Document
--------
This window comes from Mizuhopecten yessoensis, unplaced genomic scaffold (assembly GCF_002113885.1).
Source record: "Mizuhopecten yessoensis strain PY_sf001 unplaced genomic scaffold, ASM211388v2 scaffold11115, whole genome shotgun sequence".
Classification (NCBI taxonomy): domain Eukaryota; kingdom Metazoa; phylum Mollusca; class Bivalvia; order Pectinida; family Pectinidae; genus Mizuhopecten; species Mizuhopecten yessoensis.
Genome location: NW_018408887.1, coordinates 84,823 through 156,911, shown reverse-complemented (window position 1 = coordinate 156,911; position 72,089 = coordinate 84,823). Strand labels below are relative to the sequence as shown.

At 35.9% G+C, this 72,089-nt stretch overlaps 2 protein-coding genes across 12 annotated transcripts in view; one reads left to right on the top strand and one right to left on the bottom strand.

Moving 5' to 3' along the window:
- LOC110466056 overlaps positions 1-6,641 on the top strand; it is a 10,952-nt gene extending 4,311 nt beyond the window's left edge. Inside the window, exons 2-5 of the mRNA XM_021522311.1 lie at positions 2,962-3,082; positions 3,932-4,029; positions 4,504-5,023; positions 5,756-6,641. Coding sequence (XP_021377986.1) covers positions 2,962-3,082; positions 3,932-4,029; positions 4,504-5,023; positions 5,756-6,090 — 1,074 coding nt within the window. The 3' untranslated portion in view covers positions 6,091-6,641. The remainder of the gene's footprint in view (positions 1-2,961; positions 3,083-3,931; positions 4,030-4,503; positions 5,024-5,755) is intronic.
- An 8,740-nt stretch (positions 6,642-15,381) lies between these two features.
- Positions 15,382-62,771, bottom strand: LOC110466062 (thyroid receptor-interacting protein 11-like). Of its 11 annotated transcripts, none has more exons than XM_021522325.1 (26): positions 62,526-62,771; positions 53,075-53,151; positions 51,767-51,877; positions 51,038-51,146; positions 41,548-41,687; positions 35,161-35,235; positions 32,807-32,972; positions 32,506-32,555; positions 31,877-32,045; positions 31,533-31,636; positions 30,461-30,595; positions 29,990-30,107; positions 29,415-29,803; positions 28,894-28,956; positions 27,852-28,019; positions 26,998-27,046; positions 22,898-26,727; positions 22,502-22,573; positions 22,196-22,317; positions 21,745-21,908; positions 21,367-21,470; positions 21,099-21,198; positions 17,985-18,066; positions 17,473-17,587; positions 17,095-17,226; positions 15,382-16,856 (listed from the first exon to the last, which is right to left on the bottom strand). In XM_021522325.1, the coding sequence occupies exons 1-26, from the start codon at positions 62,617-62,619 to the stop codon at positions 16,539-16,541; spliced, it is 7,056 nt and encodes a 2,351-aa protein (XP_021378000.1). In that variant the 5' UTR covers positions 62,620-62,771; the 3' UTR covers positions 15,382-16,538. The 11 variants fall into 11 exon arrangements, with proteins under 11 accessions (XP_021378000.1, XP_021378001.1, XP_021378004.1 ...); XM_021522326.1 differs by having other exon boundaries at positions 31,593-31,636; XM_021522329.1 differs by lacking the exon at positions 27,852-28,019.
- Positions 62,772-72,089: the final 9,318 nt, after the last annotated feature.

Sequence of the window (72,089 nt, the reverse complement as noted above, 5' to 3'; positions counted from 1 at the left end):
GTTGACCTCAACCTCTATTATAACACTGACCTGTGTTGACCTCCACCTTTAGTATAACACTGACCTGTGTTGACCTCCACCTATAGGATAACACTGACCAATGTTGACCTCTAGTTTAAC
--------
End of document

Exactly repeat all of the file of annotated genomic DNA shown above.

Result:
This window comes from Mizuhopecten yessoensis, unplaced genomic scaffold (assembly GCF_002113885.1).
Source record: "Mizuhopecten yessoensis strain PY_sf001 unplaced genomic scaffold, ASM211388v2 scaffold11115, whole genome shotgun sequence".
Classification (NCBI taxonomy): domain Eukaryota; kingdom Metazoa; phylum Mollusca; class Bivalvia; order Pectinida; family Pectinidae; genus Mizuhopecten; species Mizuhopecten yessoensis.
Genome location: NW_018408887.1, coordinates 84,823 through 156,911, shown reverse-complemented (window position 1 = coordinate 156,911; position 72,089 = coordinate 84,823). Strand labels below are relative to the sequence as shown.

At 35.9% G+C, this 72,089-nt stretch overlaps 2 protein-coding genes across 12 annotated transcripts in view; one reads left to right on the top strand and one right to left on the bottom strand.

Moving 5' to 3' along the window:
- LOC110466056 overlaps positions 1-6,641 on the top strand; it is a 10,952-nt gene extending 4,311 nt beyond the window's left edge. Inside the window, exons 2-5 of the mRNA XM_021522311.1 lie at positions 2,962-3,082; positions 3,932-4,029; positions 4,504-5,023; positions 5,756-6,641. Coding sequence (XP_021377986.1) covers positions 2,962-3,082; positions 3,932-4,029; positions 4,504-5,023; positions 5,756-6,090 — 1,074 coding nt within the window. The 3' untranslated portion in view covers positions 6,091-6,641. The remainder of the gene's footprint in view (positions 1-2,961; positions 3,083-3,931; positions 4,030-4,503; positions 5,024-5,755) is intronic.
- An 8,740-nt stretch (positions 6,642-15,381) lies between these two features.
- Positions 15,382-62,771, bottom strand: LOC110466062 (thyroid receptor-interacting protein 11-like). Of its 11 annotated transcripts, none has more exons than XM_021522325.1 (26): positions 62,526-62,771; positions 53,075-53,151; positions 51,767-51,877; positions 51,038-51,146; positions 41,548-41,687; positions 35,161-35,235; positions 32,807-32,972; positions 32,506-32,555; positions 31,877-32,045; positions 31,533-31,636; positions 30,461-30,595; positions 29,990-30,107; positions 29,415-29,803; positions 28,894-28,956; positions 27,852-28,019; positions 26,998-27,046; positions 22,898-26,727; positions 22,502-22,573; positions 22,196-22,317; positions 21,745-21,908; positions 21,367-21,470; positions 21,099-21,198; positions 17,985-18,066; positions 17,473-17,587; positions 17,095-17,226; positions 15,382-16,856 (listed from the first exon to the last, which is right to left on the bottom strand). In XM_021522325.1, the coding sequence occupies exons 1-26, from the start codon at positions 62,617-62,619 to the stop codon at positions 16,539-16,541; spliced, it is 7,056 nt and encodes a 2,351-aa protein (XP_021378000.1). In that variant the 5' UTR covers positions 62,620-62,771; the 3' UTR covers positions 15,382-16,538. The 11 variants fall into 11 exon arrangements, with proteins under 11 accessions (XP_021378000.1, XP_021378001.1, XP_021378004.1 ...); XM_021522326.1 differs by having other exon boundaries at positions 31,593-31,636; XM_021522329.1 differs by lacking the exon at positions 27,852-28,019.
- Positions 62,772-72,089: the final 9,318 nt, after the last annotated feature.

Sequence of the window (72,089 nt, the reverse complement as noted above, 5' to 3'; positions counted from 1 at the left end):
GTTGACCTCAACCTCTATTATAACACTGACCTGTGTTGACCTCCACCTTTAGTATAACACTGACCTGTGTTGACCTCCACCTATAGGATAACACTGACCAATGTTGACCTCTAGTTTAAC